• Dominate the trust terrain: Besides size, traditional firms have the advantage of holding public trust. Despite the reputational damage done by the global financial crisis, consumers still trust big institutions with their savings. In addition, cyber security and privacy fears may limit consumers’ embrace of digital-only upstarts. Traditional firms should promote the strength and stability that comes from their history, size and experience. They must find innovative new ways to leverage this trust equity, and combine their impressive bricks & mortar presence and established sales forces with innovative digital options.
  • Client for life focus: Traditional wealth management firms enjoy entrenched client relationships, mountains of customer data, and vast suites of complementary services including insurance, tax and estate planning. Yet, they often fail to build deeper ties with current customers to create clients for life. With data and analytics and predictive modeling to identify unsatisfied client needs, and by investing in digital capabilities to polish their customer experience, the big firms could better cross-sell to grow assets and defend existing customer relationships.

For upstart firms

More than “six clicks or less” differentiation: With robo advisors in the spotlight, their current business model is at risk of rapid duplication. By solely promising fast, low-cost access to conventional exchange traded funds, a robo advisor offering can be replicated quickly by any large firm that builds or acquires an ‘app’, leading to commoditized pricing.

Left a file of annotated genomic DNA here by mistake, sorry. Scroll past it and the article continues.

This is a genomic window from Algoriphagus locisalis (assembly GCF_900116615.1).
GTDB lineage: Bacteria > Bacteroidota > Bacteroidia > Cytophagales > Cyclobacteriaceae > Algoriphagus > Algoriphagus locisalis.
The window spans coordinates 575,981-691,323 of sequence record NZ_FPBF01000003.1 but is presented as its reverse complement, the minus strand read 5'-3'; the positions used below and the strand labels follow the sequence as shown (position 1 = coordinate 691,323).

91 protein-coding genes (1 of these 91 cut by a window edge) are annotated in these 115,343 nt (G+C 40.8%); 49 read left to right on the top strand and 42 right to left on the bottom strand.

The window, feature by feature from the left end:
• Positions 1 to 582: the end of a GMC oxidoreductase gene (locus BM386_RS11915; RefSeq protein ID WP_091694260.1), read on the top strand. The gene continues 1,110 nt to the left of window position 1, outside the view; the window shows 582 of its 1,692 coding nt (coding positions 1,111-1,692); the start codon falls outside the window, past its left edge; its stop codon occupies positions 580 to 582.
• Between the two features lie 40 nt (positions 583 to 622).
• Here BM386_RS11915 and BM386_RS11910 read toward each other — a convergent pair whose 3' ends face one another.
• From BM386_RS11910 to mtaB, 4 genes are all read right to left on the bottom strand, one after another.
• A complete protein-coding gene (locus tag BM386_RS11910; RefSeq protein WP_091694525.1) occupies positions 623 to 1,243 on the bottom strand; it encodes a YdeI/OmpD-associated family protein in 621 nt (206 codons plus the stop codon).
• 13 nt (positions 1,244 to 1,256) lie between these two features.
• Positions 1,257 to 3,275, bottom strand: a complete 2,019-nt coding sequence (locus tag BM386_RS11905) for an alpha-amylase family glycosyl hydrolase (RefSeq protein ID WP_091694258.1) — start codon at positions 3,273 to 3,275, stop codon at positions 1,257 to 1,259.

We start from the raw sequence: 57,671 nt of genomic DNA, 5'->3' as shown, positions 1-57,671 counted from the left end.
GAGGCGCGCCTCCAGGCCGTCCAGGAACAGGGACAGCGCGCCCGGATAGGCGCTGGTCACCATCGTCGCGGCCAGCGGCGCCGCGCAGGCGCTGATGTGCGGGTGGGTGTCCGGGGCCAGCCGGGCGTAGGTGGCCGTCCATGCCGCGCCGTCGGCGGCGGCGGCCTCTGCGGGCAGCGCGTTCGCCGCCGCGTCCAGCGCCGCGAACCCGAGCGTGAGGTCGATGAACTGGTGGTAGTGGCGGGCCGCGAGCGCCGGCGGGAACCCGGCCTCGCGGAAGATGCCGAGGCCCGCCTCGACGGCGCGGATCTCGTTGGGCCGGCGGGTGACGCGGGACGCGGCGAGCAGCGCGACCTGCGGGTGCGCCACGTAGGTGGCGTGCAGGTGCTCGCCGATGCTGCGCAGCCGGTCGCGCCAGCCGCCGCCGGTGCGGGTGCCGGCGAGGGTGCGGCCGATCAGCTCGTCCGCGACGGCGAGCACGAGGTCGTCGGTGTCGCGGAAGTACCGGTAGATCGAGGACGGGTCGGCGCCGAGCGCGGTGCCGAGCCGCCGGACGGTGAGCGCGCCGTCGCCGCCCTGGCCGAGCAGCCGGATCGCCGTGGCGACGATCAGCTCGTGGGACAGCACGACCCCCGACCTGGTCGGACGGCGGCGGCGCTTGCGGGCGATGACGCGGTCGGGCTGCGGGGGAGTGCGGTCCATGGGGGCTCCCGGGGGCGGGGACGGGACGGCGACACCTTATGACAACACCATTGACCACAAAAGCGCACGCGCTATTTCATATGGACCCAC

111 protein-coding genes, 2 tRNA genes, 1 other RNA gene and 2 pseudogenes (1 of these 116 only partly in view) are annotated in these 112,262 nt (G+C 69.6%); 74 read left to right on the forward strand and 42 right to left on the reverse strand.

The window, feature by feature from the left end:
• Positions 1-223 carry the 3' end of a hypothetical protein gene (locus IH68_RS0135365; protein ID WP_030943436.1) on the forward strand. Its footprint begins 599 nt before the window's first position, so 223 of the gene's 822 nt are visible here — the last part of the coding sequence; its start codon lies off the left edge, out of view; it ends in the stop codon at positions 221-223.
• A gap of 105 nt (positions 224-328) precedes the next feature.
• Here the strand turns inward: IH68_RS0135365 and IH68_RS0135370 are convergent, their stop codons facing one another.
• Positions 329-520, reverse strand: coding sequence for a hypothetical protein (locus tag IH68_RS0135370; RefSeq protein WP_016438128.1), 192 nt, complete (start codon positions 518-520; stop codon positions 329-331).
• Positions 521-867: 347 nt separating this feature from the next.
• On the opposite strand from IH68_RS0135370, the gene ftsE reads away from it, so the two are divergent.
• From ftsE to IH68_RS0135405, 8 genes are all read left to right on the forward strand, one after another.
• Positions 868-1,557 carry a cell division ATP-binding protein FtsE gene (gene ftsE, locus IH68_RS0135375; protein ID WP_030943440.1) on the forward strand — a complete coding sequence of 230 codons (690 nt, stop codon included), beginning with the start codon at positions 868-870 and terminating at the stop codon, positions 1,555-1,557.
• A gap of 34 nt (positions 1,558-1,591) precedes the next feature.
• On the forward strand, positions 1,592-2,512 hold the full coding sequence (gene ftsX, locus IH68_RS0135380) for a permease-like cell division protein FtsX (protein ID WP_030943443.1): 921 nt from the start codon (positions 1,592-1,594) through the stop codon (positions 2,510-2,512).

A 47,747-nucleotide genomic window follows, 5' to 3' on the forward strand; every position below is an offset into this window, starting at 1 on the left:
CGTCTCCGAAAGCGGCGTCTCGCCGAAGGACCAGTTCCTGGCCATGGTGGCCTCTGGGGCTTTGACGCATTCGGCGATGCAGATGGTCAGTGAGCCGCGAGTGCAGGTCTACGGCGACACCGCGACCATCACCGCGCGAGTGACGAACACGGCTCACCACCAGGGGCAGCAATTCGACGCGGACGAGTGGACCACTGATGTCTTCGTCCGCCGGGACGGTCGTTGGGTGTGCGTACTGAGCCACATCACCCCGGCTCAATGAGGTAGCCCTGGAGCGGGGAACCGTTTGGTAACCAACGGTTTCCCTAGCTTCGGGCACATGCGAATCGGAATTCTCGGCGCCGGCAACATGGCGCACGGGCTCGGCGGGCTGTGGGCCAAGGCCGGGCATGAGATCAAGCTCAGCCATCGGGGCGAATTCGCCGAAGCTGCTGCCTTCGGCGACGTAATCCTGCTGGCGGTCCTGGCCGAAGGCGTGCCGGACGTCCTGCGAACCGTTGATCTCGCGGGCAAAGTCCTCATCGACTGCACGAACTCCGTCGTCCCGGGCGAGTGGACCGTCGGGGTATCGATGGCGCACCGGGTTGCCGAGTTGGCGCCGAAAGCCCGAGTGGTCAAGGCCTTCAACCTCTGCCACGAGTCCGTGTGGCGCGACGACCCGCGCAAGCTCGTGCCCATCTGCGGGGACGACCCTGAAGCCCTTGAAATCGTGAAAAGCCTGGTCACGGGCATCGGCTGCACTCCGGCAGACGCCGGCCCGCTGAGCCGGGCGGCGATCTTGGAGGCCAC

Instead, robo advisors could achieve true market differentiation by developing unique products or proprietary investment strategies not found elsewhere, potentially in the emerging areas of peer-to-peer lending, crowd funding or foreign exchange-linked products. By doing so, they can create valuable intellectual property, with a high barrier to entry for competitors.

Bulk up the brand: Robo advisors still lack sufficient brand awareness to build market share and scale, but the example of PayPal shows how aggressive marketing can create a household brand overnight. Beyond bigger marketing budgets, shrewd independents could also court influential investors, from the likes of Warren Buffett to colossal pension funds, who could quickly bolster robo advisors’ credibility and asset base. 

Growth through partnerships: Although robo advisors’ single purpose makes them agile and efficient, it could also limit their ability to grow, since clients might seek greater product and service choice elsewhere. A solution may rest with strategic partnerships.

Just as traditional firms are allying with financial technology innovators to add digital options, robo advisors could forge more alliances with financial sector partners to increase their product scope and trade referrals. They could also create peripheral sales forces in new markets through agreements with non-financial firms, through affinity marketing to customer or employee groups, or by partnering with non-competing financial players like online retailers, money transfer or payment services. 

While the competition is just heating up, both the ‘challenged’ and the ‘challengers’ should refine their strategies to build their brands, trust and meaningful service differentiation, to prepare for the unfolding digital and demographic wave.